Scavenging arthropods are critical to the functioning of ecosystems. Because they are at the base of the food web, changes in population densities of scavenging insects can have profound effects on nutrient recycling and population dynamics of higher level organisms that depend on them for food. For this study, we investigated the effects of common metal and metalloid pollutants on Megaselia scalaris Say, a phorid that consumes both plant and animal detritus. Specifically, we measured the effects of hexavalent chromium and selenium on the development and survival of the insect. Survival was significantly reduced at ecologically-relevant concentrations. Significant reductions in developmental rate occurred at concentrations well below levels affecting survival. The implications of biotransfer or bioaccumulation of these pollutants for ecosystem dynamics are discussed.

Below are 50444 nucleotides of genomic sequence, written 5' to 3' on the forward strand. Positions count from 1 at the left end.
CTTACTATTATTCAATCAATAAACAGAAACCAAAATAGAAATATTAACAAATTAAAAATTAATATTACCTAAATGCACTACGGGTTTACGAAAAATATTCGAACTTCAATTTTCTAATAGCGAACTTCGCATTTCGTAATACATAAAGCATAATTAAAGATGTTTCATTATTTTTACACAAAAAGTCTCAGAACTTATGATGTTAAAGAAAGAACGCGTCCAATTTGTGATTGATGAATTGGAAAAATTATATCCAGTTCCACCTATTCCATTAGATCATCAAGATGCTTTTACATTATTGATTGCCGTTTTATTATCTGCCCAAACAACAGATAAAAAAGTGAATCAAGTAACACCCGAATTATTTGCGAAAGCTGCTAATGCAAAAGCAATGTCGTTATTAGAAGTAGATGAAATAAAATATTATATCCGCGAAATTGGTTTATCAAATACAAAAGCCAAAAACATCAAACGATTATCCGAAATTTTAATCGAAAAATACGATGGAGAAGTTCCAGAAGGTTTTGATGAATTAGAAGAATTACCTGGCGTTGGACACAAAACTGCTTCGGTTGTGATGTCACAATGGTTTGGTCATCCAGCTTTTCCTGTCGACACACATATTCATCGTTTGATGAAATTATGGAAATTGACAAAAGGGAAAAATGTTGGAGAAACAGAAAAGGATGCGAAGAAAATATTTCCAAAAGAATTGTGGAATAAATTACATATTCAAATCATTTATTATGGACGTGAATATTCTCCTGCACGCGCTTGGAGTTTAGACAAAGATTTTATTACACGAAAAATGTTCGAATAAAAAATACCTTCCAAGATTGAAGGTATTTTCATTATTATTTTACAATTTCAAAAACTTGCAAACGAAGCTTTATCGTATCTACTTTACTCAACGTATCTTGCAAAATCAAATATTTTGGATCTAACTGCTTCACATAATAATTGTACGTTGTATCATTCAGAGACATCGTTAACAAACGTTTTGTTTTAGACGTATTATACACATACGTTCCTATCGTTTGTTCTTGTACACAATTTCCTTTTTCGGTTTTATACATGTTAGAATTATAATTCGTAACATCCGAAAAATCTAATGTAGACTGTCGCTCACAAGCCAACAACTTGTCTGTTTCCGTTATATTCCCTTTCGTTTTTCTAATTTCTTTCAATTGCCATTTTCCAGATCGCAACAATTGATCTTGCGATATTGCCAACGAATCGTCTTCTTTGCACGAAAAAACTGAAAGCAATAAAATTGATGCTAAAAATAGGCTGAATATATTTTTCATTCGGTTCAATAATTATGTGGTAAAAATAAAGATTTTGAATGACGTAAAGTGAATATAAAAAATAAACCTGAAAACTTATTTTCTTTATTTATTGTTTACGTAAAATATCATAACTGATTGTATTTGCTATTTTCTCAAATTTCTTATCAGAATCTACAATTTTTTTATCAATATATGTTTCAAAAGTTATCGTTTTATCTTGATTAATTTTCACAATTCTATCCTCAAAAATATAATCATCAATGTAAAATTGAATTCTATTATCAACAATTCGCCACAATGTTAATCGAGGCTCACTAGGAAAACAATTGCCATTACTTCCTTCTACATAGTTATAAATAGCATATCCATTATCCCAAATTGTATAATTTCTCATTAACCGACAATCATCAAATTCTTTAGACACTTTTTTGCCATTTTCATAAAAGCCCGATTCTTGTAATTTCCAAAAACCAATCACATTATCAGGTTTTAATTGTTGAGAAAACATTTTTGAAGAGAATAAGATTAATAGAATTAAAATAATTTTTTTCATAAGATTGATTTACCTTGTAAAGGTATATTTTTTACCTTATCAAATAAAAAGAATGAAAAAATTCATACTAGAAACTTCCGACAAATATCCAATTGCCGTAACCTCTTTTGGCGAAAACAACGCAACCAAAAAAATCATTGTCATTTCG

Species 1: Diptera Phoridae Megaselia scalaris
Keywords: chromium, selenium
Back to Student Competition Display Presentations, Section B. Physiology, Biochemistry, Toxicology, and Molecular Biology
Back to Student Competition Poster
Back to The 2002 ESA Annual Meeting and Exhibition